FIG. 6A is a side view, partly taken away, of another prior-art vibrating tool, FIG. 6B is a cross-sectional view showing the vibration isolation portion of the vibrating tool and FIG. 6C is an enlarged longitudinal cross-sectional view of a handle-fastening portion of the tool.
In a first embodiment, as shown in FIG. 1A, a vibrating drill 1, suitable for making holes in blocks, tiles and bricks, is composed of a body housing 3, for housing a drive part with a vibrating mechanism incorporated therein, displaceably interconnected with a hand-held handle 5. A chuck 7, by which a drill part is rotatably held, projects from the fore end of the body housing 3. When a change lever 9 is turned to a drill mark 11, the chuck 7 is only rotated, and when the lever 9 is turned to a hammer drill mark 13, the chuck 7 is both rotated and vibrated.
The body housing 3 is composed of a synthetic resin covering in which an armature, a cam, a gear, a bearing and other known vibrating drill components are housed. The body housing 3 is formed by integrally assembling together three body sections 3a, 3b, 3c. Further, a cylindrical projection 15, having a smaller diameter than that of the body sections, is projected from the rear end of the rearmost body section 3c. A flange 17, having a larger diameter than that of the projection 15, extends radially outwardly from the rear end of the projection 15. A bearing support part 18 of the rear end of the armature is integrally formed with the rearmost body section 3c. Further, as shown in FIG. 1B, the vibrating drill 1 is provided with a hand grip 19. When operating the vibrating drill 1, the handle 5 is held by one hand and the hand grip 19 is gripped with the other hand, the vibrating drill 1 is securely manually supported.
The handle 5 is a synthetic resin assembly of vertically aligned handle members 5L and 5R. The fore end of the handle 5 is provided with a radially inwardly extending annular stop 21, which defines an annular recess for receiving said flange 17. The vibrating drill 1 is assembled by inserting the stop 21 into the annular space defined between the rear end wall 31e of the body housing and the flange 17, such that the tip of the stop 21 does not contact the outer periphery of the projection 15 and the outer peripheral edge of the flange 17 received in the annular recess in said handle, but does not contact the inner wall of the handle 5.
With the above construction, the handle 5 is positively connected or engaged with the body housing 3, in a manner that engagement of the stop 21 on the handle with the flange 17 on the projection 15 prevents the handle 5 from falling off the body housing 3, simply by assembling them such that the projection 15 of the body housing 3 is held between the handle members 5L and 5R and the stop 21 engages the flange 17. Furthermore, a clearance is provided between the handle 5 and the body housing 3, such that they can be displaced in the vibrating, rotating, twisting or any other direction. The handle members 5L and 5R are fastened together by passing screws through screw holes 23, as shown in FIG. 1B.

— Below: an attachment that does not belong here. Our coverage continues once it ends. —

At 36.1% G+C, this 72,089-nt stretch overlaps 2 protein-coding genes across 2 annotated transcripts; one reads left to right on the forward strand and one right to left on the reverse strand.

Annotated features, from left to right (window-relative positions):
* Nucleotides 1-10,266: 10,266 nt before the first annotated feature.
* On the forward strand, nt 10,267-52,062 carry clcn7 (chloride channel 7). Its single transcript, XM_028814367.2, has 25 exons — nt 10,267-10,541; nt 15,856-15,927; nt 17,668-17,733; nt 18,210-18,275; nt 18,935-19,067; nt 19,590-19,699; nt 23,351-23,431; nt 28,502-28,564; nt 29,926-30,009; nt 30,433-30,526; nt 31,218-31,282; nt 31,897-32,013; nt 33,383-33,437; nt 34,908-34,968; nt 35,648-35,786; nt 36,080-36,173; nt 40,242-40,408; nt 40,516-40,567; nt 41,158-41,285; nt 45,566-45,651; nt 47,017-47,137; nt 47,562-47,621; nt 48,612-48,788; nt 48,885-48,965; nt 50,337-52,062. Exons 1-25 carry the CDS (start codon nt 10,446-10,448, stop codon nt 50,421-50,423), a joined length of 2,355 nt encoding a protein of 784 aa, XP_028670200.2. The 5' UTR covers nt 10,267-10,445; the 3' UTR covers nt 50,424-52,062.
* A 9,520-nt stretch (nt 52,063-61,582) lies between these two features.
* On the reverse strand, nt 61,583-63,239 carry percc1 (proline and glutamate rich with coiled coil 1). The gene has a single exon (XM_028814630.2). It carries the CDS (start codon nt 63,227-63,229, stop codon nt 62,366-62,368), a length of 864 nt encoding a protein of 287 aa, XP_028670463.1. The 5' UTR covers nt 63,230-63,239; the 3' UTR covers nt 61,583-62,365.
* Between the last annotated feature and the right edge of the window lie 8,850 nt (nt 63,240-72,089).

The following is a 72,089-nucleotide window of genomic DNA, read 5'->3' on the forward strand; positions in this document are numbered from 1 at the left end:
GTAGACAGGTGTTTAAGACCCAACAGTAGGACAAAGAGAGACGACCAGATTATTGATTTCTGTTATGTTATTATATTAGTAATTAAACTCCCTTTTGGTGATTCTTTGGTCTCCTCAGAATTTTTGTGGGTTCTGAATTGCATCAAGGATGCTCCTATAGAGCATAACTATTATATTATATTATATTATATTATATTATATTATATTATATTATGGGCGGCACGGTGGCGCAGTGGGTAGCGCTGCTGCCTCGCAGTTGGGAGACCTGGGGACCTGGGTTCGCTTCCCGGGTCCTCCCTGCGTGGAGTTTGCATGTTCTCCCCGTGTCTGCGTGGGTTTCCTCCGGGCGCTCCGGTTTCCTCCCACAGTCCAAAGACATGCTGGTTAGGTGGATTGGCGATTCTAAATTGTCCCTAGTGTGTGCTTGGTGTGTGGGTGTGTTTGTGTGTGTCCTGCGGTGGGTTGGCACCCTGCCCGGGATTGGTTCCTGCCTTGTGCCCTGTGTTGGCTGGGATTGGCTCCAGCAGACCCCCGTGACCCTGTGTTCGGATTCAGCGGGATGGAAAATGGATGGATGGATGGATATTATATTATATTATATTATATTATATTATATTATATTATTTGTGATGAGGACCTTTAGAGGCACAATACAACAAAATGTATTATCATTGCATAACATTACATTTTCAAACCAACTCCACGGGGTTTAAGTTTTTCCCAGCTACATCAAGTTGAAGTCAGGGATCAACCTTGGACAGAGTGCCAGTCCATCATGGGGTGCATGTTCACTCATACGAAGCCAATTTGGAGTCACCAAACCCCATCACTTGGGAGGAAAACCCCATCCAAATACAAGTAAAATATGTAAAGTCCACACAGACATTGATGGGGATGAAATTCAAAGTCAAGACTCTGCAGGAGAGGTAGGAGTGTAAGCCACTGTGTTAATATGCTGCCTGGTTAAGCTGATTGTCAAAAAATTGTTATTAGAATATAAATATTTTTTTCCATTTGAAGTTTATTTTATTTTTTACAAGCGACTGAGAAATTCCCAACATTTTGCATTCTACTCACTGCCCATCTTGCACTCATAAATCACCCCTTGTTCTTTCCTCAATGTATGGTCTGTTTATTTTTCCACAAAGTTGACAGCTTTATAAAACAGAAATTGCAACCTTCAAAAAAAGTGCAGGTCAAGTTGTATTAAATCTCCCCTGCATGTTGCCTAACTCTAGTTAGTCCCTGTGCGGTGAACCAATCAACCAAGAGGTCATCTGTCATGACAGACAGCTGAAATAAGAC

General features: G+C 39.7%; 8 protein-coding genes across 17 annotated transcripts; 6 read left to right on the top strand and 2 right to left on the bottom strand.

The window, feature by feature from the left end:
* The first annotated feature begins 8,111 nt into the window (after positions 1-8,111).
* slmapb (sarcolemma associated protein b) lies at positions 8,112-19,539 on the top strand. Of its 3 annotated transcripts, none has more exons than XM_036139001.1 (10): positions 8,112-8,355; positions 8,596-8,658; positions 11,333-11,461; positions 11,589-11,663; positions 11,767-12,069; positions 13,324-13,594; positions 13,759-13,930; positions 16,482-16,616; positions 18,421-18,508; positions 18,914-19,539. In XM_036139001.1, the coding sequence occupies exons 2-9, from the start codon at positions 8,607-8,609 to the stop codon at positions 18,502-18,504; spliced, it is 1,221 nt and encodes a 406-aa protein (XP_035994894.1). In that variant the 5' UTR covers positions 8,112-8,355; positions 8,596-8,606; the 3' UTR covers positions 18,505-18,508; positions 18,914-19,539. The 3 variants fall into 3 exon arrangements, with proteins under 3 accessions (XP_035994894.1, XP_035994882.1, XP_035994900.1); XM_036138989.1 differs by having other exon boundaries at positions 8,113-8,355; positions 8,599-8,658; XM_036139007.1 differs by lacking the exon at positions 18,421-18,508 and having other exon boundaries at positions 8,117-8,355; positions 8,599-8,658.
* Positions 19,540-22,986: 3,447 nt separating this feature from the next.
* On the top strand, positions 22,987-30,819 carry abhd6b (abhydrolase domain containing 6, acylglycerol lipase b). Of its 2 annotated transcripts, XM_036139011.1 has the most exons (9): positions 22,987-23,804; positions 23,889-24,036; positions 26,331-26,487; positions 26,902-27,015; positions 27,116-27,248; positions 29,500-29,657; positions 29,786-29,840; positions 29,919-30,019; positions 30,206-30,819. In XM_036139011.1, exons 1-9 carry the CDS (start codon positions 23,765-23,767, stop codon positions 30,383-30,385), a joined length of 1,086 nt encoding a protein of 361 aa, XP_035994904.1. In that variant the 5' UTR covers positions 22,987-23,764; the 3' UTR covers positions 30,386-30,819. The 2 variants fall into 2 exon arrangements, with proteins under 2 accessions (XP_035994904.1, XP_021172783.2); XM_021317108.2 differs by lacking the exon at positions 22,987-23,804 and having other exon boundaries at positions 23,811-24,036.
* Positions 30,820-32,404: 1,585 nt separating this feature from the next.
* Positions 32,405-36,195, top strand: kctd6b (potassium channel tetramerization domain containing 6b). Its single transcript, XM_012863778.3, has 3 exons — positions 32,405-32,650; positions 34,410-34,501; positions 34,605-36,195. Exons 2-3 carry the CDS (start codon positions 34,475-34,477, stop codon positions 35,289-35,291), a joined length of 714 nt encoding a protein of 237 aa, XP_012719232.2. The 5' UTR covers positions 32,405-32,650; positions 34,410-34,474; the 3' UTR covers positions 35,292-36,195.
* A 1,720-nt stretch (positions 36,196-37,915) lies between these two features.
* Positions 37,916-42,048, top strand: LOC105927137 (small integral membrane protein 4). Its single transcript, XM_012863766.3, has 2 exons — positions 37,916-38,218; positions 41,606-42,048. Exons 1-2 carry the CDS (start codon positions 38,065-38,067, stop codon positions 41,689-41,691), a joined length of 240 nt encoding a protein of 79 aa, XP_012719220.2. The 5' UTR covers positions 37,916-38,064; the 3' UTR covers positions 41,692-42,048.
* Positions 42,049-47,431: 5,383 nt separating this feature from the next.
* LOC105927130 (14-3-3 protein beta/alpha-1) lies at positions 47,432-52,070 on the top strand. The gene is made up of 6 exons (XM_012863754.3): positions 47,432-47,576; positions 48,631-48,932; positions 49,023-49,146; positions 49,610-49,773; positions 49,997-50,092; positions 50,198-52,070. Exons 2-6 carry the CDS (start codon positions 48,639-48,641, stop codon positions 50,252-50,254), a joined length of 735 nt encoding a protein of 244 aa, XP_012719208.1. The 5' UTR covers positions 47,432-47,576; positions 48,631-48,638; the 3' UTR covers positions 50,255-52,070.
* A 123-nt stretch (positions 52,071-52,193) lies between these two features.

A rubber ring 30 is provided in the clearance provided between the handle 5 and the body housing 3. As shown in FIGS. 2A, 2B and 2C, the rubber ring 30 has an irregularly formed cross section. As shown in the longitudinal cross-sectional view of FIG. 2B, the rear end of the rubber ring 30 defines a radially outwardly opening groove 31 having a square cross section, and the fore end of the rubber ring 30 defines a radially inwardly opening groove 33 having a square cross section. The outwardly opening groove 31 is wide enough for the stop 21 of the handle 5 to be engaged in and gripped by the groove 31. As shown in FIGS. 1A, 1B and 3A, the rubber ring 30 is sufficiently thick in the longitudinal direction such that the ring 30 fits in and fills the space defined between the rear end wall 3e of the body housing 3 and the flange 17 of the projection 15. The inner diameter of the rubber ring 30 is slightly smaller than the outer diameter of the projection 15 of the body housing 3. When the rubber ring 30 is mounted around the projection 15 of the body housing 3, the inner wall of the rubber ring 30 tightly abuts on the outer periphery of the projection 15. Thus, the inwardly opening groove 33 is sealed by the outer periphery of the projection 15.
The vibration isolating effect in the vibrating drill 1 of the embodiment will now be explained referring to FIGS. 3A and 3B. In FIGS. 3A and 3B, a slight clearance is shown between the rubber ring 30 and the rear end wall 3e of the body housing 3, the projection 15, the flange 17 and the stop 21 of the handle 5. The clearance is shown just for convenience of illustration. The rubber ring 30 actually closely abuts on the components. The same applies to FIGS. 4A-4F.
As shown in FIG. 3B, when the body housing 3 and the handle 5 are approaching each other, the radially inwardly opening groove 33 of the rubber ring 30 is deformed, thereby absorbing vibration of the body housing 3. The rubber ring 30 can be largely deformed because the body housing 3 is displaceably connected or engaged with the handle 5, and is prevented from becoming disengaged from the handle 5. Therefore, the displacement of the body housing 3 relative to the handle caused by vibration is substantially unrestricted. The vibration is absorbed mechanically and structurally when the rubber ring 30 is deformed. Consequently, large amplitude vibration can be absorbed.
The radially inward opening groove 33 is sealed by the outer periphery of the projection 15. Therefore, when the groove 33 is deformed as shown in FIG. 3B, air in the interior of the groove 33 is prevented from leaking outside and provides an air cushion effect. Consequently, high frequency vibrations can also be effectively absorbed.